Schools and their teaching staff have a duty to take reasonable care for the safety and wellbeing of students while students are at school or are involved in a school activity.
Satisfying this duty of care involves:
Meeting this duty of care is becoming more difficult with the rapid increase of digital technologies. If cyber bullying (taking place outside of school hours) impacts on a student's wellbeing, the school might be considered to have a duty of care extending beyond the child's time at school.
Schools might be liable for psychological injury resulting from cyber bullying and need to be clear about where their duty of care in this respect begins and ends. Schools need to adopt risk management approaches until this has greater clarity. To minimise risk, schools are advised to:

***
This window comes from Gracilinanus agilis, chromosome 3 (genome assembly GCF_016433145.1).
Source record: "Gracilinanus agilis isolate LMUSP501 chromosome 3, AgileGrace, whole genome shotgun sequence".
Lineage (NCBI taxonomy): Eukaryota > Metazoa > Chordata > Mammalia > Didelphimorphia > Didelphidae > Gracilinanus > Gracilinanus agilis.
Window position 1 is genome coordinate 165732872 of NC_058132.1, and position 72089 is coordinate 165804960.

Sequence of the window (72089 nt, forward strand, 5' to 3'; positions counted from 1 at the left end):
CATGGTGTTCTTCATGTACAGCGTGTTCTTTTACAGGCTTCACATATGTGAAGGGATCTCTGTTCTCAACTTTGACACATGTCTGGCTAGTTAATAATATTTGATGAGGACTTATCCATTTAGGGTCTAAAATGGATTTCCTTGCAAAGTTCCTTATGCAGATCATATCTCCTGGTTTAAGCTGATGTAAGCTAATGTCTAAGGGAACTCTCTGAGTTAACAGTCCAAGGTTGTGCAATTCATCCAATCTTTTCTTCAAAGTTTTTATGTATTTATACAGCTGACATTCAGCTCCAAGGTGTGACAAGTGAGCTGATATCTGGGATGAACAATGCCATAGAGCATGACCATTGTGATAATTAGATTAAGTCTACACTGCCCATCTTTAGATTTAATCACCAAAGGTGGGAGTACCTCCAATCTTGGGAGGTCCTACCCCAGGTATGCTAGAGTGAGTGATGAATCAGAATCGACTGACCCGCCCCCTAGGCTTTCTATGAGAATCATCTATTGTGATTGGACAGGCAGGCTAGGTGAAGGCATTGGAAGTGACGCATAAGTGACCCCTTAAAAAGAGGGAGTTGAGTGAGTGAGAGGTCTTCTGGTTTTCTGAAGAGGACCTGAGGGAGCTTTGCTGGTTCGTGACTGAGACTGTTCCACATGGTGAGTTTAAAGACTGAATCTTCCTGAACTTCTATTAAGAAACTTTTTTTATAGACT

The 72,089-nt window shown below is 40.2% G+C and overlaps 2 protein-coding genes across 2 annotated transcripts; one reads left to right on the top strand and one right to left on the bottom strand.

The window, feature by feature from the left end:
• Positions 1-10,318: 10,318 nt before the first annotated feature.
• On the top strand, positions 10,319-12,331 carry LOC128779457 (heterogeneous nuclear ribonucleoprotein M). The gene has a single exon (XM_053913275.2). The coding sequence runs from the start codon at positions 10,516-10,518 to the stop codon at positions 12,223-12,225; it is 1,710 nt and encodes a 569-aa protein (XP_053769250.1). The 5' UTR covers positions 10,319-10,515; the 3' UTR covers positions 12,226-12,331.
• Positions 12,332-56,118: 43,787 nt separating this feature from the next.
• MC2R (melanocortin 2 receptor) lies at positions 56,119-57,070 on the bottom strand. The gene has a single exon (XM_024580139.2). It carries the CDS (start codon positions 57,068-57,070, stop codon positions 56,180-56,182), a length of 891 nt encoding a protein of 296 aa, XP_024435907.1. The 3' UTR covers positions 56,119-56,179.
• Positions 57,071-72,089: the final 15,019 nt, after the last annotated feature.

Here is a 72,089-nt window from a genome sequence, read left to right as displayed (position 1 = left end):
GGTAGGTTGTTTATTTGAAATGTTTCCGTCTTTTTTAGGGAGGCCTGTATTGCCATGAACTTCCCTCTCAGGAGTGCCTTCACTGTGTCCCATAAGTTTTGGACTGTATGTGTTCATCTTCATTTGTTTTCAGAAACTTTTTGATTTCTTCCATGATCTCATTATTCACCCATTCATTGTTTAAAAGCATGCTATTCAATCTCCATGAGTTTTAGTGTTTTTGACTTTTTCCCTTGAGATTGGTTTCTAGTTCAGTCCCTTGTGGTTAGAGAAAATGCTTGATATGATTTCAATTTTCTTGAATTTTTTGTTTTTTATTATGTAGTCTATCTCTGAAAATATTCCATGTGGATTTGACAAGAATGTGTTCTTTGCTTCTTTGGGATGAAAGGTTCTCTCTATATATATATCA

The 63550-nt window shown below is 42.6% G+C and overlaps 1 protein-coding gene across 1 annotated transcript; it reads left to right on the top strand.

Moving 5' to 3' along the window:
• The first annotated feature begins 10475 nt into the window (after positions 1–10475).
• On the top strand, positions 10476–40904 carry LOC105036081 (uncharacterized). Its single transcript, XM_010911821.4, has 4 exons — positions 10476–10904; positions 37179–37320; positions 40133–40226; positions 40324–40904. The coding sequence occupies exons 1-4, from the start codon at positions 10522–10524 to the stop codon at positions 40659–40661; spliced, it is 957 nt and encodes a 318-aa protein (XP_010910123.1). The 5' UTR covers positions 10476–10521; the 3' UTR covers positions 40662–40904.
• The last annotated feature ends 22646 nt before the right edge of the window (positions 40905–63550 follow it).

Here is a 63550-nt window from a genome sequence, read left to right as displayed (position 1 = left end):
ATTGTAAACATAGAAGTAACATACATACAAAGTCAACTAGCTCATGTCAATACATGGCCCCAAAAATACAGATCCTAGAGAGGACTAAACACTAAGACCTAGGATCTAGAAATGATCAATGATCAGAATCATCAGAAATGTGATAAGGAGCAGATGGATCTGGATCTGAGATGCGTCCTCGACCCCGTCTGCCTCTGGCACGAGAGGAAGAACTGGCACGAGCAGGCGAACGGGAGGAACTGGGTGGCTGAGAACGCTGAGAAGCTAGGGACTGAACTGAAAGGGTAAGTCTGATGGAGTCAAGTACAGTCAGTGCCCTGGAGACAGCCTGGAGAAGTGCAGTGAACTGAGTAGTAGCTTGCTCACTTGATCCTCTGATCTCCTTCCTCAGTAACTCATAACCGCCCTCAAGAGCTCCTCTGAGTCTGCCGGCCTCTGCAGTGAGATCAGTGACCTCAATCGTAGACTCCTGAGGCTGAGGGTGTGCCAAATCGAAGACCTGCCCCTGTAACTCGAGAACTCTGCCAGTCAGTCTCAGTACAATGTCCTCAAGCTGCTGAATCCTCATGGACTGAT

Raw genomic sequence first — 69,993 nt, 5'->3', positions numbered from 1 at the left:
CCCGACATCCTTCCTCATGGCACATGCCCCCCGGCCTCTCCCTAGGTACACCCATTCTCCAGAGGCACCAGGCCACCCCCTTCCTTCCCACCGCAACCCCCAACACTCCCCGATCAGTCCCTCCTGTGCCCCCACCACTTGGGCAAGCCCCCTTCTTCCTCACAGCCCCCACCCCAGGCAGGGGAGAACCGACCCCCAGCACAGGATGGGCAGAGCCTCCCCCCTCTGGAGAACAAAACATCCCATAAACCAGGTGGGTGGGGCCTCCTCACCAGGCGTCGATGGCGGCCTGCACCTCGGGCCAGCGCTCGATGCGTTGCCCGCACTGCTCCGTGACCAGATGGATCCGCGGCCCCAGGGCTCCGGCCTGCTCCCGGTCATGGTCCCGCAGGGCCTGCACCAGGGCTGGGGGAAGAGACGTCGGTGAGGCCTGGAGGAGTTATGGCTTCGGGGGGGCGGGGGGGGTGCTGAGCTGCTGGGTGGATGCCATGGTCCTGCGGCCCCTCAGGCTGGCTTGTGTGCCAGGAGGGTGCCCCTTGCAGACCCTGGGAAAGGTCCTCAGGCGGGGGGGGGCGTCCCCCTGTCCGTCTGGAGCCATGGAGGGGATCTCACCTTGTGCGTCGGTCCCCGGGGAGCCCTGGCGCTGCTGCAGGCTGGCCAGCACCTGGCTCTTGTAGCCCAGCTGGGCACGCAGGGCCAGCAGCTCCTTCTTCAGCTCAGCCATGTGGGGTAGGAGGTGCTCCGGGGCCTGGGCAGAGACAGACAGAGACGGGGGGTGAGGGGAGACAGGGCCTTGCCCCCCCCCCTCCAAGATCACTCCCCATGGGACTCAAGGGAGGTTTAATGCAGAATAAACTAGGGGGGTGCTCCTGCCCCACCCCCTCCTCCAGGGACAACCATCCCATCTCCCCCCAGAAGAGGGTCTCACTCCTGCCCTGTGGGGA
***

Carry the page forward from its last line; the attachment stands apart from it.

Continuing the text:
Goff, W., Presentation delivered at Digital Diversity conference, Melbourne 2010
 Ford, D., Cyber bullying, June 2007
Bullying can continue over time, is often hidden from adults and will probably continue if no action is taken.Read More >
There is a growing awareness in Australia and other parts of the world about the level and impact of bullying in schools.Read More >
Major international reviews and evaluations have sought to identify the most effective approaches and strategies for preventing bullying.Read More >
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